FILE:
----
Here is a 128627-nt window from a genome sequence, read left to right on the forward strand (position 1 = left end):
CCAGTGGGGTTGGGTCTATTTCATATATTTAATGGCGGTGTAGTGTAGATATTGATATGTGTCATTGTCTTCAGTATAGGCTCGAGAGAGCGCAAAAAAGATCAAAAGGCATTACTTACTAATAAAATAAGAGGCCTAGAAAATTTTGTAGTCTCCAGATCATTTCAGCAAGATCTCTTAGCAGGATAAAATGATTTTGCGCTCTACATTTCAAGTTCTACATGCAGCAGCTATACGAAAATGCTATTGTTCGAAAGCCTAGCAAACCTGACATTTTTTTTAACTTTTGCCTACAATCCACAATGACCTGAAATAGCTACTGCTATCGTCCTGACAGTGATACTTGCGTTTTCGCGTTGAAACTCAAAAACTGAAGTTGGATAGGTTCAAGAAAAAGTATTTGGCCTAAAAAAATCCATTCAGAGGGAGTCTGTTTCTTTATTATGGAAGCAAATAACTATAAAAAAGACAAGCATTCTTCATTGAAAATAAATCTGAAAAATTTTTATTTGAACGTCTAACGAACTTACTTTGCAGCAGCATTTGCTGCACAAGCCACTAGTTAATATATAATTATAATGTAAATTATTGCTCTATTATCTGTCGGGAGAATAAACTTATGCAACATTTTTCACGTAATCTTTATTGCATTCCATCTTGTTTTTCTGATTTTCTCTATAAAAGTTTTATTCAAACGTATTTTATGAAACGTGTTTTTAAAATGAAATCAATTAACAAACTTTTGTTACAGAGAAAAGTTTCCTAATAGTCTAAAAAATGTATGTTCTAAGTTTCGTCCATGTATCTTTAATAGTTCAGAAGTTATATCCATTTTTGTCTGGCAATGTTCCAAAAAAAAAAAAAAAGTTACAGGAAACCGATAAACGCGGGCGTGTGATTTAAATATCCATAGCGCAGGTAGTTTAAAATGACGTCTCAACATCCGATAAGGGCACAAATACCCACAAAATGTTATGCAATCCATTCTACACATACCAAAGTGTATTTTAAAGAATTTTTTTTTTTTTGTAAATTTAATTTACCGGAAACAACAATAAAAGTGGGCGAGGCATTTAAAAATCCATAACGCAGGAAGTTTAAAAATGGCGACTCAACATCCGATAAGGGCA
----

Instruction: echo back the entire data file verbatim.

Here is a 128627-nt window from a genome sequence, read left to right on the forward strand (position 1 = left end):
CCAGTGGGGTTGGGTCTATTTCATATATTTAATGGCGGTGTAGTGTAGATATTGATATGTGTCATTGTCTTCAGTATAGGCTCGAGAGAGCGCAAAAAAGATCAAAAGGCATTACTTACTAATAAAATAAGAGGCCTAGAAAATTTTGTAGTCTCCAGATCATTTCAGCAAGATCTCTTAGCAGGATAAAATGATTTTGCGCTCTACATTTCAAGTTCTACATGCAGCAGCTATACGAAAATGCTATTGTTCGAAAGCCTAGCAAACCTGACATTTTTTTTAACTTTTGCCTACAATCCACAATGACCTGAAATAGCTACTGCTATCGTCCTGACAGTGATACTTGCGTTTTCGCGTTGAAACTCAAAAACTGAAGTTGGATAGGTTCAAGAAAAAGTATTTGGCCTAAAAAAATCCATTCAGAGGGAGTCTGTTTCTTTATTATGGAAGCAAATAACTATAAAAAAGACAAGCATTCTTCATTGAAAATAAATCTGAAAAATTTTTATTTGAACGTCTAACGAACTTACTTTGCAGCAGCATTTGCTGCACAAGCCACTAGTTAATATATAATTATAATGTAAATTATTGCTCTATTATCTGTCGGGAGAATAAACTTATGCAACATTTTTCACGTAATCTTTATTGCATTCCATCTTGTTTTTCTGATTTTCTCTATAAAAGTTTTATTCAAACGTATTTTATGAAACGTGTTTTTAAAATGAAATCAATTAACAAACTTTTGTTACAGAGAAAAGTTTCCTAATAGTCTAAAAAATGTATGTTCTAAGTTTCGTCCATGTATCTTTAATAGTTCAGAAGTTATATCCATTTTTGTCTGGCAATGTTCCAAAAAAAAAAAAAAAGTTACAGGAAACCGATAAACGCGGGCGTGTGATTTAAATATCCATAGCGCAGGTAGTTTAAAATGACGTCTCAACATCCGATAAGGGCACAAATACCCACAAAATGTTATGCAATCCATTCTACACATACCAAAGTGTATTTTAAAGAATTTTTTTTTTTTTGTAAATTTAATTTACCGGAAACAACAATAAAAGTGGGCGAGGCATTTAAAAATCCATAACGCAGGAAGTTTAAAAATGGCGACTCAACATCCGATAAGGGCA